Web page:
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Return to Eden: Van Diemen's Land and the Early British Settlement of Australia

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Tasmania (formerly known as Van Diemen's Land) received approximately 72,000 convicts, mainly from the British Isles and Ireland, between 1803 and 1853, and convicts and their descendants formed the large majority of the population of the island colony throughout this time. This article focuses on the environmental experience of this unusual settler population especially in the first decades of settlement. It argues that, contrary to the dominant paradigm of Australian history, the new land was not experienced as a hostile or forbidding place, but a comparatively benign refuge from the brutality of servitude.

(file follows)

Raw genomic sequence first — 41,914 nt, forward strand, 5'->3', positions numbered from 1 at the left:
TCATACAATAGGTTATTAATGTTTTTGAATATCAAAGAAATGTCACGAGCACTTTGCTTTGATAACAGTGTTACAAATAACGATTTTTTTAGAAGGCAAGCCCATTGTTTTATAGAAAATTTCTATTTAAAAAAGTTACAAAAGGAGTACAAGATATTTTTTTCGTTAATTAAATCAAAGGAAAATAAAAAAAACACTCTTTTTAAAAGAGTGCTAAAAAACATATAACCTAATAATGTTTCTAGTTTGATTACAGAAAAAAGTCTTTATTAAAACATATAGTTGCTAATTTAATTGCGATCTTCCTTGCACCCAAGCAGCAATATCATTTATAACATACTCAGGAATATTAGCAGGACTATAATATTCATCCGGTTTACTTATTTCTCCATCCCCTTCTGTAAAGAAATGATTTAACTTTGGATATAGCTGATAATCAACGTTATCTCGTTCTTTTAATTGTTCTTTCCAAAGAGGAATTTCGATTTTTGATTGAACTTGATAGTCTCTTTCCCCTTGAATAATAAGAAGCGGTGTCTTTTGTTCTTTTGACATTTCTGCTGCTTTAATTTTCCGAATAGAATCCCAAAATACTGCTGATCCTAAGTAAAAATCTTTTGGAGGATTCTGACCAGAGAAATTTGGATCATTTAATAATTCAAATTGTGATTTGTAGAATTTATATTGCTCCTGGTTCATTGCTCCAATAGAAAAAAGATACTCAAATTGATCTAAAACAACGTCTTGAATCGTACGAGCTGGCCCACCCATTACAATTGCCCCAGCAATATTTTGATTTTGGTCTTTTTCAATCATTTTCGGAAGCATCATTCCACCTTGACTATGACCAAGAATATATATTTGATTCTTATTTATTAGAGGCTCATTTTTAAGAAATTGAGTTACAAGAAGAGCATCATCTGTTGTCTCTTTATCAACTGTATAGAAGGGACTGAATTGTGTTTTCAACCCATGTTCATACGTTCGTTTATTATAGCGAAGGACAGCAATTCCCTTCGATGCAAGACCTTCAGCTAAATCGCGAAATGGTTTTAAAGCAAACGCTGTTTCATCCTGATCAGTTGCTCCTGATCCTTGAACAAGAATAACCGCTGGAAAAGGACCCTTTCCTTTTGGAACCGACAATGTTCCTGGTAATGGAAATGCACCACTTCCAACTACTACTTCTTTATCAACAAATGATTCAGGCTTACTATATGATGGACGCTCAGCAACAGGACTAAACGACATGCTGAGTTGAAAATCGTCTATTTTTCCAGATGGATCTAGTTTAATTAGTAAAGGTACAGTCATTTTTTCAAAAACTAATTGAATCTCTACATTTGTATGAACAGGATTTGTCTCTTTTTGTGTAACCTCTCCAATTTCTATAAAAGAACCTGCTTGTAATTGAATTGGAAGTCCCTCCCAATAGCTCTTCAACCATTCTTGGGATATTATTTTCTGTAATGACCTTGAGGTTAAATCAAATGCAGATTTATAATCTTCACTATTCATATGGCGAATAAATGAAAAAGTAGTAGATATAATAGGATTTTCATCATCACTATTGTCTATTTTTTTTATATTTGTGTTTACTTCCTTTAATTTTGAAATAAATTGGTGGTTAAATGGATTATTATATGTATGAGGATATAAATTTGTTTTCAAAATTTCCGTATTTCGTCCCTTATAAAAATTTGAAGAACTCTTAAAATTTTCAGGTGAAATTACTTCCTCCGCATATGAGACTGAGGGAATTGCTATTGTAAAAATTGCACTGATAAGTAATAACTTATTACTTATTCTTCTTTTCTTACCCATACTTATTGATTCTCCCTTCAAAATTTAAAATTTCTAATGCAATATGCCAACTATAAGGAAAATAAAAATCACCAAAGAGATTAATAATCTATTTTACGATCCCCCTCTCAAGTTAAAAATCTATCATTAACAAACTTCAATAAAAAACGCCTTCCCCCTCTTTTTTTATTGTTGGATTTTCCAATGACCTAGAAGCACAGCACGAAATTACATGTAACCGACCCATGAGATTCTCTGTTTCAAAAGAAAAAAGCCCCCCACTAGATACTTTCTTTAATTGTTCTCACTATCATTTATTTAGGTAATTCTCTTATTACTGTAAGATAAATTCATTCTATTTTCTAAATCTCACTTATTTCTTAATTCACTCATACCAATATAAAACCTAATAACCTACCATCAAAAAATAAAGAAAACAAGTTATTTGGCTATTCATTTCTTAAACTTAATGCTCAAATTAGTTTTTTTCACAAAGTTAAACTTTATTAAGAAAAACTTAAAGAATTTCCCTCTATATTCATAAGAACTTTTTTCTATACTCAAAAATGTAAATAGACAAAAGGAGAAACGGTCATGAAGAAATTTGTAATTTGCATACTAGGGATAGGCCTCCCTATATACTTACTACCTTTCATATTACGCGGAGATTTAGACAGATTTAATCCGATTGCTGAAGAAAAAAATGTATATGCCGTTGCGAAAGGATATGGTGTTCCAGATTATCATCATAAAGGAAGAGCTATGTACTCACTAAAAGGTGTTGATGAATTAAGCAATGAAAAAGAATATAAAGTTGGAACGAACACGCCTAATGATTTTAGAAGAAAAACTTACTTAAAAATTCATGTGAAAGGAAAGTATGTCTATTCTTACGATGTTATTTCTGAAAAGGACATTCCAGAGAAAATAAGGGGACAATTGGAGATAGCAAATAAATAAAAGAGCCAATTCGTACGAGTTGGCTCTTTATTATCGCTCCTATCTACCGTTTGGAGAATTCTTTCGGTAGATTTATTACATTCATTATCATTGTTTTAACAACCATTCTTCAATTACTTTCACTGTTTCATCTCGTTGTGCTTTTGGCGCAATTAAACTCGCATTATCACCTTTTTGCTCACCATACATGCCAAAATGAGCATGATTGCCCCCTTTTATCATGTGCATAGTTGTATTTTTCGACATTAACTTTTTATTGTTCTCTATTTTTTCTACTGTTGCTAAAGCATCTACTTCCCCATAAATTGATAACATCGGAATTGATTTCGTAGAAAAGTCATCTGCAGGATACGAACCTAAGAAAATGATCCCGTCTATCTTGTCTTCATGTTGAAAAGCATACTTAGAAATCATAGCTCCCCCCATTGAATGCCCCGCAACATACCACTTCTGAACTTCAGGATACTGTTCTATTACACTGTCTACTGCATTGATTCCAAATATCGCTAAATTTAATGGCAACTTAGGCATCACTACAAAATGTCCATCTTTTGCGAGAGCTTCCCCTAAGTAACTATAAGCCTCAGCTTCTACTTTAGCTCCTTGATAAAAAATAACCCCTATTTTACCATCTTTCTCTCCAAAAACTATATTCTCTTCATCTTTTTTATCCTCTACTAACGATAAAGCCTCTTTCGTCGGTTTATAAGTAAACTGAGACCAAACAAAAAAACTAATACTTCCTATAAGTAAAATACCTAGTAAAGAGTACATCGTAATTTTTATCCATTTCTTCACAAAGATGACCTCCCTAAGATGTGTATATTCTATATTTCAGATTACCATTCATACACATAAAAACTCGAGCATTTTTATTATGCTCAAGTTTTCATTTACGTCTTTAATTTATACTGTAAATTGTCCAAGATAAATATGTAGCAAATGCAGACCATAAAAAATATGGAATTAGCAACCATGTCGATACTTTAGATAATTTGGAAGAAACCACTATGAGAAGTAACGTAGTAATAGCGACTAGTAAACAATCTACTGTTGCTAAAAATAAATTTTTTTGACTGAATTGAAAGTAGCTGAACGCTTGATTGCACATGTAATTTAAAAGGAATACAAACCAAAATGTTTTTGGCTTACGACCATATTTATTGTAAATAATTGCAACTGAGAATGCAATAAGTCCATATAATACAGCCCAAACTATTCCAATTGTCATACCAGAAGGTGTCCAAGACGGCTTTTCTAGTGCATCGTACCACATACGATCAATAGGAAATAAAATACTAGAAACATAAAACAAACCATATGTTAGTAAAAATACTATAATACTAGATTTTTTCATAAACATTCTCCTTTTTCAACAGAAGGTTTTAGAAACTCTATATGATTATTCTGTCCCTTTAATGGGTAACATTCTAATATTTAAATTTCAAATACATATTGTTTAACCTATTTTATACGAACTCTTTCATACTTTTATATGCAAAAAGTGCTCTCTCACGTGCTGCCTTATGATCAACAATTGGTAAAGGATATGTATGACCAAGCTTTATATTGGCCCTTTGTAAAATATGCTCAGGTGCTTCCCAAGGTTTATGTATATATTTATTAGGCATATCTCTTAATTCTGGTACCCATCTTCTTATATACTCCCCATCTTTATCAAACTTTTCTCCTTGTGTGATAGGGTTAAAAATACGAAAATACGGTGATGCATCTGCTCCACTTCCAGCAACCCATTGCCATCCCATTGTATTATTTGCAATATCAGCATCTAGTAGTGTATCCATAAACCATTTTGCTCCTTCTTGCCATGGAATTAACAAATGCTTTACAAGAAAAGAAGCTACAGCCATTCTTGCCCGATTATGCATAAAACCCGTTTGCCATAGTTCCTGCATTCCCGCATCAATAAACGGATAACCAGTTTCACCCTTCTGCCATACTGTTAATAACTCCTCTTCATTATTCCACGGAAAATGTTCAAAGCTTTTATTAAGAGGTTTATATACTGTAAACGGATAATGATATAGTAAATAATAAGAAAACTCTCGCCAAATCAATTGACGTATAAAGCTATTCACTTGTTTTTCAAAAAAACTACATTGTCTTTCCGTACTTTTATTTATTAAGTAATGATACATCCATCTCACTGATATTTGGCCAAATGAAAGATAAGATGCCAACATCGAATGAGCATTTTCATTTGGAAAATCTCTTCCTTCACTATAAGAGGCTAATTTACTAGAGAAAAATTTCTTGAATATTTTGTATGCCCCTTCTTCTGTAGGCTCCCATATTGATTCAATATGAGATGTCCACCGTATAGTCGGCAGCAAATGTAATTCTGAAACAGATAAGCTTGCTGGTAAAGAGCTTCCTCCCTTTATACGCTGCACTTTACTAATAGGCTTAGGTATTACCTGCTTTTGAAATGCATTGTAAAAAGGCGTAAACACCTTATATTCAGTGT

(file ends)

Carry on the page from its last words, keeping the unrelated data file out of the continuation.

The argument is put that Australian environmental history has been distorted by a failure to recognise that the rigorous attempts to reproduce English society - social and environmental - were largely undertaken by a relatively small group of free settlers. The dramatically different experience of convict settlers demonstrates the importance of considering the extent to which socio-economic background shaped the environmental encounter.
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Keywords: Tasmania; Van Diemen's Land; convict settlement; historiography; hunting

Document Type: Research Article

Publication date: May 1, 2008

More about this publication?
  • Environment and History is an interdisciplinary journal which aims to bring scholars in the humanities and biological sciences closer together, with the deliberate intention of constructing long and well-founded perspectives on present day environmental problems.

    Environment and History has a Journal Impact Factor (2019) of 0.698. 5 Year Impact Factor: 0.806.
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